WH Smith fell victim to a cyber attack last week, with hackers gaining access to confidential employee details and sparking questions about HR’s role in digital security.
The high street retailer revealed that data including names, addresses, National Insurance numbers and dates of birth had been breached. The leak includes details of current employees but also former staff who remain on the company’s database.
WH Smith did not say how many current and ex-employees had been affected, but the company employs about 10,000 people in the UK.
Customer accounts and customer databases are not affected, the firm said, while confirming that an investigation had been launched.
A statement published to the London Stock Exchange said: “WH Smith PLC has been the target of a cyber security incident which has resulted in illegal access to some company data, including current and former employee data. Upon becoming aware of the incident, we immediately launched an investigation, engaged specialist support services and implemented our incident response plans, which included notifying the relevant authorities.
“WH Smith takes the issue of cyber security extremely seriously and investigations into the incident are ongoing. We are notifying all affected colleagues and have put measures in place to support them.
“There has been no impact on the trading activities of the Group. Our website, customer accounts and underlying customer databases are on separate systems that are unaffected by this incident.”
The Information Commissioner's Office has also launched a probe into the matter.
Why cyber security is not just an issue for IT, but for HR as well
The top brass at WH Smith are already looking into how such a breach occurred. Naturally their attention will be on strengthening their IT prowess. So this is an IT issue right, as opposed to something HR should be addressing too? Not exactly.
The ICO and UK government both state that the number one cause for data breaches in the UK is human error, so it’s vital to get the human element of your cybersecurity in check.
If your cybersecurity is compromised and details of salaries, mental health treatments, family members, payment info or full identities are compromised, it’ll be HR working around the clock to pick up the pieces. Secondly, under the Data Protection Act of 2018 and the GDPR, HR holds both personal and sensitive information that must be stored, accessed, secured and processed in compliant ways.
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Unfortunately, it’s not just something that even SMEs can “leave to IT”. Having thorough, frank discussions with your security and data protection personnel is vital to making sure that the information you keep – both the financially vulnerable stuff and the sensitive information of staff – is kept safe.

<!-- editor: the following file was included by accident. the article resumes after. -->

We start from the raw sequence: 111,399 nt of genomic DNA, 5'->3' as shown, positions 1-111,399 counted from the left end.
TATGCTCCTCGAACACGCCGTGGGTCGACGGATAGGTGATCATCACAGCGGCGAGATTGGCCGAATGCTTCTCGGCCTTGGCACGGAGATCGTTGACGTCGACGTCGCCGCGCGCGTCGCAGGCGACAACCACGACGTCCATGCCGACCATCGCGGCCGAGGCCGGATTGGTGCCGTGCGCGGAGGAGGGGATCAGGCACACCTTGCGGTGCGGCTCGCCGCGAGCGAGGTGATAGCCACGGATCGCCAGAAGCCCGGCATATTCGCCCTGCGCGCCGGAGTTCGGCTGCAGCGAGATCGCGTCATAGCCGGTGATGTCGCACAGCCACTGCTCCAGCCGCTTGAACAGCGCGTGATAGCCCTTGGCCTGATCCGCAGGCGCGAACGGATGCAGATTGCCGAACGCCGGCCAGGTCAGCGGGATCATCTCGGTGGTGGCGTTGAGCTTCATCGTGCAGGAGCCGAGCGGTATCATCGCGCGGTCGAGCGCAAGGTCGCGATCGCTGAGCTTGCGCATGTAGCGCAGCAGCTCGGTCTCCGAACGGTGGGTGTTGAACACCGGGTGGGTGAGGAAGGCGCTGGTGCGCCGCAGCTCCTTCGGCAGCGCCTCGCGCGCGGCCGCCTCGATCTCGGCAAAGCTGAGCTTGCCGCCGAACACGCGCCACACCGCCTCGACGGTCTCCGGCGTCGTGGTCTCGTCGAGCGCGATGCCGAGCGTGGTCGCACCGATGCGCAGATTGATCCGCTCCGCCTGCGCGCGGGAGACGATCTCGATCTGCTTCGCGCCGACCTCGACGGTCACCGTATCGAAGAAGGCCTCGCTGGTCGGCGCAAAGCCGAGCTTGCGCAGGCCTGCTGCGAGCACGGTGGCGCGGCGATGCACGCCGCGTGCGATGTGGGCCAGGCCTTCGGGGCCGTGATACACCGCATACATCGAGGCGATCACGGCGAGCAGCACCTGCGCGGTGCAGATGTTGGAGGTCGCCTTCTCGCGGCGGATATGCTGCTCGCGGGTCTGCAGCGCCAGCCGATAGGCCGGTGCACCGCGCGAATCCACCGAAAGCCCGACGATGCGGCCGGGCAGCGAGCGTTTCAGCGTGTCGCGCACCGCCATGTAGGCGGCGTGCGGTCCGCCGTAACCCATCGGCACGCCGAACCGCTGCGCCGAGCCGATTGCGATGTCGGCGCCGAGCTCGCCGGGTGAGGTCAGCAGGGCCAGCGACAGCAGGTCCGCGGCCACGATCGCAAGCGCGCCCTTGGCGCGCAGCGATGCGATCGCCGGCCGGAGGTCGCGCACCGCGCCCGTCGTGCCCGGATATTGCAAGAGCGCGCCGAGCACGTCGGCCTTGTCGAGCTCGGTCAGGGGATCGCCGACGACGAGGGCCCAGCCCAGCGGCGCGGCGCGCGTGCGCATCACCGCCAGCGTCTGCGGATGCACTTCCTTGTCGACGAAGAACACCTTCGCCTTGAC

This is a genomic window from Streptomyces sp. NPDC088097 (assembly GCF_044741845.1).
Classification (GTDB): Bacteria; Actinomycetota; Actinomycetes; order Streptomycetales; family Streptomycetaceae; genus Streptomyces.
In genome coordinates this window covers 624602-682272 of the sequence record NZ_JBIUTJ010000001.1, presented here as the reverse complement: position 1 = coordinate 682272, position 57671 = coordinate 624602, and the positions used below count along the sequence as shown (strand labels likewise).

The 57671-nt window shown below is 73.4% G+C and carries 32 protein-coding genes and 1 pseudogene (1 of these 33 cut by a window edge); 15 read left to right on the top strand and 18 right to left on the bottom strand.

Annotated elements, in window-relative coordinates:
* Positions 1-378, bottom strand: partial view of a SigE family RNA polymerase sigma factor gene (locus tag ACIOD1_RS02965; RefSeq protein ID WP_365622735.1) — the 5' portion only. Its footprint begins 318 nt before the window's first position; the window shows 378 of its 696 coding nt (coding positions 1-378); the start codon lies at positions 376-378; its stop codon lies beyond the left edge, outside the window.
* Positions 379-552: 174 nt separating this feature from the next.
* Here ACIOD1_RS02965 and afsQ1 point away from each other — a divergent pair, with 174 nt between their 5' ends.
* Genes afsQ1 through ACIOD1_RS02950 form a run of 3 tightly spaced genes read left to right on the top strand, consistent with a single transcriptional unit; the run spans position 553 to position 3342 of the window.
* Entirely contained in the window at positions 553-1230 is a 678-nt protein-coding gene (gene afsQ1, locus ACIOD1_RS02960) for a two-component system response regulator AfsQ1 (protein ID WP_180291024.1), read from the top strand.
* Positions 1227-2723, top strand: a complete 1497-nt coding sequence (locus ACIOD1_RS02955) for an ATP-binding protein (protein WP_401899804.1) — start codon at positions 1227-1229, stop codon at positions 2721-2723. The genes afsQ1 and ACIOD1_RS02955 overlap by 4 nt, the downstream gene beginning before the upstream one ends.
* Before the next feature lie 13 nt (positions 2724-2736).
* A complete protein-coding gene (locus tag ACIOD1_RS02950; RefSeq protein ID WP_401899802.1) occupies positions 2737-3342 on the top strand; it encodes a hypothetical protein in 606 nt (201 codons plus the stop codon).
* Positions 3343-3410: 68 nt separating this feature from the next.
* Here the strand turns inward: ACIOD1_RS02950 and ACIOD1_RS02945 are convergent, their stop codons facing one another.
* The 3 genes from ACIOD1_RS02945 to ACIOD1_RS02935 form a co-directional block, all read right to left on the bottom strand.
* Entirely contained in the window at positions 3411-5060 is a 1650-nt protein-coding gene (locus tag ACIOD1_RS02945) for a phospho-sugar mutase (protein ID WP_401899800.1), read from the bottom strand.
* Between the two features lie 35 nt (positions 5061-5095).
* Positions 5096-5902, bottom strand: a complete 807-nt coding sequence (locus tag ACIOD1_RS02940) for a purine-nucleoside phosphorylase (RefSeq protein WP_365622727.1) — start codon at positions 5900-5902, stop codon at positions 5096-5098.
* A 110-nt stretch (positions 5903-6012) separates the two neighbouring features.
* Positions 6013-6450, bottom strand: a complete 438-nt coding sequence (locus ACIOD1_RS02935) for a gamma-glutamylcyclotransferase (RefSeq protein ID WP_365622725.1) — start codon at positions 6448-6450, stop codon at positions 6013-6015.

“By far, the most important thing for HR leaders to understand is that data protection is everyone’s responsibility,” explained Steve Ryan, Senior Consultant for security company BARR Advisory.
With the UK Government reporting that 39% of UK businesses suffered an attack in 2022 alone, and only 19% having a response plan in place should an attack occur, it’s clear that this is a huge gap in both resource and risk planning for British organisations.
Reporting and your obligations
Reporting from SMEs wasn’t as good as it should be, according to the report, mainly because of lack of detection. And even enterprise organisations failed to reach 100% detection and reporting last year.
Remember that your organisation is required to report cyber attacks and data breaches that aren’t from attacks to the Information Commissioner’s Office (ICO), as well as to any individuals (employees, suppliers, partners and customers) who were or may have been affected by the infringement. You have 72 hours to do this.
What can HR do to tighten up cybersecurity?
James Bore, a ‘cyber security hygienist’ and head of security consultancy Bores Group, believes that that 'data minimisation' is the key to beefing up your digital security.
“One of the most useful principles when you’re looking at personal data protection is data minimisation. You should only keep the data that you actually need. Anything sensitive should only be accessible when needed and should not be retained any longer than needed. When we’re dealing with HR, this can (and often does) involve highly sensitive personal data, and so any policy or other controls put in place should be clear on the technical and procedural safeguards around data.
“As an example, while health data may be important for accommodations to be made in the workplace, it’s rarely needed and so should be behind some form of gateway to be accessed when needed, not as a standard part of HR’s working day.”
Bore concludes: “Often, it’s not even necessary for HR to have specifics on employees for some of the most sensitive data (e.g., protected characteristics that fall under DE&I), and there are services who can act as guardians of the data – not holding any of the identities themselves, and providing the aggregate data that HR needs without putting anyone at risk by identifying or outing them in that summary.”
Sum it up
In summary, HR holds a lot of personal and highly sensitive information on employees, from the moment of recruitment the whole way through to retirement. You’ll also be the ones picking up the pieces should, for example, a member of your workforce, who may be part of the LGBT+ community, have their sexuality disclosed before they were comfortable with publicly sharing this information, or for it to be revealed that a team member has a chronic illness or for employees’ sensitive financial info to be breached.
The best time to review your cybersecurity methods is yesterday. The second best time is today.